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150 show up for mental health meeting

Rankinmiut share stories and get to know service providers
Stéphanie Richard, left, and Levinia Brown were two of the speakers at a mental health event in Rankin Inlet on Dec. 17. Photo courtesy of Stéphanie Richard

Mental health challenges are present in every culture, but are better supported among smaller populations, said Rankin Inlet’s Levinia Brown, originally from Chesterfield Inlet.

“But over time, communities got bigger and bigger, and it seems like (mental health issues are) multiplying quite heavily,” she said.

She was a guest speaker at a mental health interagency event held at the Singiituq Complex Community Hall in Rankin Inlet Thursday, Dec. 17. The Mental Health and Addictions Division organized the affair in collaboration with the Hamlet of Rankin Inlet and Pulaarvik Kablu Friendship Centre.

“When we lived in the communities, we managed our own with the people we had,” said Brown, noting Chesterfield Inlet was home to about 80 residents when she lived there.

She added that everybody has issues, but there are some heavy ones families and friends are dealing with.

“It seems like not enough people are asking for help,” said Brown. “I don’t know why, but we’re stressing don’t be ashamed to ask for help. Reach out before it gets too bad.”

Upwards of 150 people attended the event, which was hosted by Christina Best, wellness co-ordinator for the hamlet. Brown and recreation co-ordinator David Clark were the featured speakers.

Stéphanie Richard, regional manager of mental health and addictions, said the intent of the event was to get the community together before the end of a difficult year.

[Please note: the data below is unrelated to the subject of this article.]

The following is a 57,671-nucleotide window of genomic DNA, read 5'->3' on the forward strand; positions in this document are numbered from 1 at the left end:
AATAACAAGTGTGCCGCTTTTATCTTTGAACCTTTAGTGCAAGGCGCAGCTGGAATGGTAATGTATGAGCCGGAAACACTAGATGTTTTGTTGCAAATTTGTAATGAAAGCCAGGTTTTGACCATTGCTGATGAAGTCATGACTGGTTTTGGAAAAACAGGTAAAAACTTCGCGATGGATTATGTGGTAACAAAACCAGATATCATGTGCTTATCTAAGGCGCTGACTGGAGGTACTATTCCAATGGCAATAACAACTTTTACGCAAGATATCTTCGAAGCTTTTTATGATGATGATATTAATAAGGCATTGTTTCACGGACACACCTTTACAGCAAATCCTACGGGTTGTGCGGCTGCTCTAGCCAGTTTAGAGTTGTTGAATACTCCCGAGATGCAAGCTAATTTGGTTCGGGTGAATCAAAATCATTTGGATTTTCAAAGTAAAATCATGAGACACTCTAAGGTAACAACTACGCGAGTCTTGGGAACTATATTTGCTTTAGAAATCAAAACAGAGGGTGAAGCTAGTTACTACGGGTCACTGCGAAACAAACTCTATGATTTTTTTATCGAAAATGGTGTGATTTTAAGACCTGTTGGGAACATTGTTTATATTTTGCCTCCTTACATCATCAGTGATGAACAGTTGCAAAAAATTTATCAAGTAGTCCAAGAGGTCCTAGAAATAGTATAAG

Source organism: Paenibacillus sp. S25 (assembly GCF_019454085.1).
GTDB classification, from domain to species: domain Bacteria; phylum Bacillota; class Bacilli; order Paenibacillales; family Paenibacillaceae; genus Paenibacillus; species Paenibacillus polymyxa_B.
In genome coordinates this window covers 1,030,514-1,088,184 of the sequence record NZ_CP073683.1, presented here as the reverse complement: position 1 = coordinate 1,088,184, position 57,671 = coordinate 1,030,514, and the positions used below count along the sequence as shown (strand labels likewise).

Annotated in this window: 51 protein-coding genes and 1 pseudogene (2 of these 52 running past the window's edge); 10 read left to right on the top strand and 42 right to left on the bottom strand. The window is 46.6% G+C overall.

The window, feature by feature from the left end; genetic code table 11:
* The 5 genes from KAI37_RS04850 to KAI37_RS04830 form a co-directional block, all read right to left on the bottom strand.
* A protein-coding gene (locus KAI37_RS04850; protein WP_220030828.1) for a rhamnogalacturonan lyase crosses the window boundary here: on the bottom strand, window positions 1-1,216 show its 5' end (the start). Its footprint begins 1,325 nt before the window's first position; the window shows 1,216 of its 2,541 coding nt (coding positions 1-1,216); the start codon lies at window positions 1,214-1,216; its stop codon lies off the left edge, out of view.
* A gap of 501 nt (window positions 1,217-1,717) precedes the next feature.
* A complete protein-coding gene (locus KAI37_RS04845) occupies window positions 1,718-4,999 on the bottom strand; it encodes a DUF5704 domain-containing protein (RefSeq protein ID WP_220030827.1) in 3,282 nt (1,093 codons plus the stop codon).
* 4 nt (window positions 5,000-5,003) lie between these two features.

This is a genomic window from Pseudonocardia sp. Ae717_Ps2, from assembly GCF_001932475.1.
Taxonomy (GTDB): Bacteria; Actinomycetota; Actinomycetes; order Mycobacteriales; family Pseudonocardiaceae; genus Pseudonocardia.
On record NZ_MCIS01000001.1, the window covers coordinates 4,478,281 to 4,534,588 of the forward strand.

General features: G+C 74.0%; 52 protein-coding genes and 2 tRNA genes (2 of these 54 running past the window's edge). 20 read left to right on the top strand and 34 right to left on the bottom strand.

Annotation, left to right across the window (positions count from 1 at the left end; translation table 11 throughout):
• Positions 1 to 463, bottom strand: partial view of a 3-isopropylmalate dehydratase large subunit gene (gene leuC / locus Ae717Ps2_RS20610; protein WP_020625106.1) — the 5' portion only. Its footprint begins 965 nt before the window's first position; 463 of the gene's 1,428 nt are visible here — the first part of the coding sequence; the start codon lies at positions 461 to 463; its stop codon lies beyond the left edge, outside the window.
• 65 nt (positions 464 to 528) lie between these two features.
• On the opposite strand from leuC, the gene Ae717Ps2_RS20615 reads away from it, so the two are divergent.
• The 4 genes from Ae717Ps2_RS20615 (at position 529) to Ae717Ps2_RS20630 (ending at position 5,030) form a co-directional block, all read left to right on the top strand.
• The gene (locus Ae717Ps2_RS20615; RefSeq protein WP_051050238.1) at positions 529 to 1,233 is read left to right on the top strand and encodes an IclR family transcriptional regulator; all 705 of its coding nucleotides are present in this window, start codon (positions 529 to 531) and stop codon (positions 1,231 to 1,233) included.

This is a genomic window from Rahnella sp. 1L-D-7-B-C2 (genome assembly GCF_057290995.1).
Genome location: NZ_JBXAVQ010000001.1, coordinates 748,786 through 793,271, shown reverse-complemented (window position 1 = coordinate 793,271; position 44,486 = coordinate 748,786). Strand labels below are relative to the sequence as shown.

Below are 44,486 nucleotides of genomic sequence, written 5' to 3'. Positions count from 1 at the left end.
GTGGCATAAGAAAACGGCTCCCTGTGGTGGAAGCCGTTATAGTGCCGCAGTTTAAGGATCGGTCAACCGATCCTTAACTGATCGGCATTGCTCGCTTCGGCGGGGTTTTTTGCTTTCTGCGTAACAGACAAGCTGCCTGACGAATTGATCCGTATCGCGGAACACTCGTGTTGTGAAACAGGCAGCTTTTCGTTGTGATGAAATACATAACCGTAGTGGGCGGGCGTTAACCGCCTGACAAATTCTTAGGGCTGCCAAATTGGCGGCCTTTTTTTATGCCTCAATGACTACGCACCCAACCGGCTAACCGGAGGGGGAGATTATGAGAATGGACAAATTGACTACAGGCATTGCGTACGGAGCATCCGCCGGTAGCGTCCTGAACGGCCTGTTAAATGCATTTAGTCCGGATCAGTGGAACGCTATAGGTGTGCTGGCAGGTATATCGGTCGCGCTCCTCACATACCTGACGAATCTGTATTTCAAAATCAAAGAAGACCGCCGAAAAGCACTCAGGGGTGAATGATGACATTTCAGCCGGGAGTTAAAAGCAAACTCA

“We wanted to make sure our community, Rankinmiut are aware of what kind of supports are available and how and where they can reach out to,” she said.

Richard said it can be scary to ask for help and go to an office, so the event also served to familiarize community members with the faces behind the supports available. A number of booths helped attendees connect with different mental health service providers.

“You don’t have to wait to be in crisis to talk to us,” said Richard, who was thrilled with the crowd of approximately 150 people.

“We were so hoping to have a good turnout and people came, people showed up. It was not good weather, but they still came and it’s something we hope to do on a quarterly basis going forward, to reinforce that supports are there and to encourage people to connect with us.”

Her favourite part was the personal stories guest speakers shared.

“To have these role models go on stage and really put it out there and be brave enough to share about their challenges and ways they overcame them was extremely inspiring,” said Richard, adding that by normalizing people’s struggles, it becomes easier to come forward and ask for help.

Brown said she was particularly impressed by the message from co-guest speaker Clark.

She added that Rankin Inlet has great mental health services, plus numerous Elders to turn to. She understands it can be hard to discuss some things within a family.

“When I was growing up, I found it hard to speak to my mom and dad about heavy issues,” said Brown.

She stressed the importance of encouraging youth to talk and that everyone shares a similar journey, regardless of their background.

“We all suffer, we all struggle and we all have issues,” said Brown. “But by working together and accepting each other, we’ll make it easier to walk on the path.”

Upwards of 150 people came out to a community mental health meeting on Dec. 17. Photo courtesy of Stéphanie Richard